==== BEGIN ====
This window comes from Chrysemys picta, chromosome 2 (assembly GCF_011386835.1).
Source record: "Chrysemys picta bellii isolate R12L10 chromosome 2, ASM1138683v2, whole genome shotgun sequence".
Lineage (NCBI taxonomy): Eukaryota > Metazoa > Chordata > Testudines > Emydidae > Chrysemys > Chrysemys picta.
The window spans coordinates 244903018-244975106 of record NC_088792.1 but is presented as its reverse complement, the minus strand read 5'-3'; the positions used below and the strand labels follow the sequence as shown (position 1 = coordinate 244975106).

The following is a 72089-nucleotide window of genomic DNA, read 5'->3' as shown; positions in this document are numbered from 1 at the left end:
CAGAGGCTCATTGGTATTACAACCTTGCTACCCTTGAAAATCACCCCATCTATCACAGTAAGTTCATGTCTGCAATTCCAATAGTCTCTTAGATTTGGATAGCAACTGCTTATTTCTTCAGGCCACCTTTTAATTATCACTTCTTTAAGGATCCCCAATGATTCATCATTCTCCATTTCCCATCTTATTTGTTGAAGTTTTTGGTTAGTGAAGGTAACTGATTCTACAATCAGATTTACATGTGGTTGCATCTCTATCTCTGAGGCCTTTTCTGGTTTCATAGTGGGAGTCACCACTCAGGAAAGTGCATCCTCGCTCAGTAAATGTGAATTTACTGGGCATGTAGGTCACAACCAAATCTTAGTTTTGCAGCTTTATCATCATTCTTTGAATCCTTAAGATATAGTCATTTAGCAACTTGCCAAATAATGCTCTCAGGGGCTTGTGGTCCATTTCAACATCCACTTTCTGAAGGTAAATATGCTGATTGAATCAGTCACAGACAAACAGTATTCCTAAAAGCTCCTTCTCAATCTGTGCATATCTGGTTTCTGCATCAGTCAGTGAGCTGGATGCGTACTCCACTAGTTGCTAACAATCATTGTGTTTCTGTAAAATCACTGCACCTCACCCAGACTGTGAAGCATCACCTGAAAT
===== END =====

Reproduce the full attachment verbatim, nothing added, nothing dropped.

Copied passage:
This window comes from Chrysemys picta, chromosome 2 (assembly GCF_011386835.1).
Source record: "Chrysemys picta bellii isolate R12L10 chromosome 2, ASM1138683v2, whole genome shotgun sequence".
Lineage (NCBI taxonomy): Eukaryota > Metazoa > Chordata > Testudines > Emydidae > Chrysemys > Chrysemys picta.
The window spans coordinates 244903018-244975106 of record NC_088792.1 but is presented as its reverse complement, the minus strand read 5'-3'; the positions used below and the strand labels follow the sequence as shown (position 1 = coordinate 244975106).

The following is a 72089-nucleotide window of genomic DNA, read 5'->3' as shown; positions in this document are numbered from 1 at the left end:
CAGAGGCTCATTGGTATTACAACCTTGCTACCCTTGAAAATCACCCCATCTATCACAGTAAGTTCATGTCTGCAATTCCAATAGTCTCTTAGATTTGGATAGCAACTGCTTATTTCTTCAGGCCACCTTTTAATTATCACTTCTTTAAGGATCCCCAATGATTCATCATTCTCCATTTCCCATCTTATTTGTTGAAGTTTTTGGTTAGTGAAGGTAACTGATTCTACAATCAGATTTACATGTGGTTGCATCTCTATCTCTGAGGCCTTTTCTGGTTTCATAGTGGGAGTCACCACTCAGGAAAGTGCATCCTCGCTCAGTAAATGTGAATTTACTGGGCATGTAGGTCACAACCAAATCTTAGTTTTGCAGCTTTATCATCATTCTTTGAATCCTTAAGATATAGTCATTTAGCAACTTGCCAAATAATGCTCTCAGGGGCTTGTGGTCCATTTCAACATCCACTTTCTGAAGGTAAATATGCTGATTGAATCAGTCACAGACAAACAGTATTCCTAAAAGCTCCTTCTCAATCTGTGCATATCTGGTTTCTGCATCAGTCAGTGAGCTGGATGCGTACTCCACTAGTTGCTAACAATCATTGTGTTTCTGTAAAATCACTGCACCTCACCCAGACTGTGAAGCATCACCTGAAAT